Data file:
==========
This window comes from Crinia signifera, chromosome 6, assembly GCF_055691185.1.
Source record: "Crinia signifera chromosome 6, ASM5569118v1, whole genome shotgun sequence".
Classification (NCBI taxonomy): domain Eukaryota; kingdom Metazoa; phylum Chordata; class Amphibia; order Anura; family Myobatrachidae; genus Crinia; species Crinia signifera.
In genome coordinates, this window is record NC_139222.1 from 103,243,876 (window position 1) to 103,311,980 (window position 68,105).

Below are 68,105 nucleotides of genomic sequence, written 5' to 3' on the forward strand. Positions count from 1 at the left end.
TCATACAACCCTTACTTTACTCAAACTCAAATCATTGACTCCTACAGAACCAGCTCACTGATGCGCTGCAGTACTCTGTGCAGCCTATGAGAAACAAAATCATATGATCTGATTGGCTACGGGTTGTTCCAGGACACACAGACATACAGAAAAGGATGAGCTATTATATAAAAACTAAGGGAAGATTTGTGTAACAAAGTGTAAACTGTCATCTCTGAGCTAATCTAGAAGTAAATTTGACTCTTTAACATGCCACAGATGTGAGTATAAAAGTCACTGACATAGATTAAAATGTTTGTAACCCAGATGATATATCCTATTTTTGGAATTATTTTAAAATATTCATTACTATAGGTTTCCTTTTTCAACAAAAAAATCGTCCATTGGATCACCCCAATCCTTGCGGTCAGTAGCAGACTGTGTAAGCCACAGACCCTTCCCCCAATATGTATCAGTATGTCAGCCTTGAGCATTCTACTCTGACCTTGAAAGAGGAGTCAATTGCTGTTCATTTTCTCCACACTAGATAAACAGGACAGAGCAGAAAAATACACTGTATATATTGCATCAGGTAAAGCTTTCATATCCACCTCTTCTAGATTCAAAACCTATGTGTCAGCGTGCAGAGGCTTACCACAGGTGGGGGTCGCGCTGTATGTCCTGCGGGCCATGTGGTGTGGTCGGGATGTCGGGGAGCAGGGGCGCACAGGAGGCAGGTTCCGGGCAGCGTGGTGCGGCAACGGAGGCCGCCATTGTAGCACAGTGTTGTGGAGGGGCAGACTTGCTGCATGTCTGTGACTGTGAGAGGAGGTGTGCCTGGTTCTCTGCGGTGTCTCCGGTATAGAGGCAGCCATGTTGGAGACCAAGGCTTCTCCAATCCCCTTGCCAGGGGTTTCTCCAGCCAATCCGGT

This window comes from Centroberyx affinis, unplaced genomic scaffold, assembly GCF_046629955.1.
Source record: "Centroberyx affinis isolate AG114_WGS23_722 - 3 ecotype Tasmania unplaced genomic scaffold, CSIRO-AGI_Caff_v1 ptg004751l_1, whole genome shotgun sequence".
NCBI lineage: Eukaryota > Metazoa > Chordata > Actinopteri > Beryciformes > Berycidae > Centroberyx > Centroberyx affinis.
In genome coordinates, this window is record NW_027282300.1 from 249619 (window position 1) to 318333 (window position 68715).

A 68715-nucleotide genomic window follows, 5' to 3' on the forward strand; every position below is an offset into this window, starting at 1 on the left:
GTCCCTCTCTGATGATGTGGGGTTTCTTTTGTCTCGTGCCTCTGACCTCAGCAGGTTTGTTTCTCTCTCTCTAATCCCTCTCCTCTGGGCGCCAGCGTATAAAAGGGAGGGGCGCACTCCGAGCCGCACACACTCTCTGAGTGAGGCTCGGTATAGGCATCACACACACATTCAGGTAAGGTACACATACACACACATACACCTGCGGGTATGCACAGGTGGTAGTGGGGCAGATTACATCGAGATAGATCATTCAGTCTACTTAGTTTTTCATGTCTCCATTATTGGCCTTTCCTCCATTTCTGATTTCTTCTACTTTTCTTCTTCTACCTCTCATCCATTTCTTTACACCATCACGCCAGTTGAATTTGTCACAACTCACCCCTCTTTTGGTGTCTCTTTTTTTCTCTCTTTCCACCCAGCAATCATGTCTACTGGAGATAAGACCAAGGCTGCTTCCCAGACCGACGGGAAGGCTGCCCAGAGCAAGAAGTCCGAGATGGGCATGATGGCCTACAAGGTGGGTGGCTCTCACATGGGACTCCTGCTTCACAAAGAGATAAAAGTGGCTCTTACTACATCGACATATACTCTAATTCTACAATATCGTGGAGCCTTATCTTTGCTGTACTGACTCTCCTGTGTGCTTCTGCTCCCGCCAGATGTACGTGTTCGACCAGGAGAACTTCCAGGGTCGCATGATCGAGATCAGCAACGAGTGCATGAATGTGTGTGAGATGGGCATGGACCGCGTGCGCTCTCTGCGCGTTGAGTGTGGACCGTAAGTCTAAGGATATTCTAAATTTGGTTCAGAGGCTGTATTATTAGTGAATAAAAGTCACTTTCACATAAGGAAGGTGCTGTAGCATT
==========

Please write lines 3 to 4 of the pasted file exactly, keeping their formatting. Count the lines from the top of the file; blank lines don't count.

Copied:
Classification (NCBI taxonomy): domain Eukaryota; kingdom Metazoa; phylum Chordata; class Amphibia; order Anura; family Myobatrachidae; genus Crinia; species Crinia signifera.
In genome coordinates, this window is record NC_139222.1 from 103,243,876 (window position 1) to 103,311,980 (window position 68,105).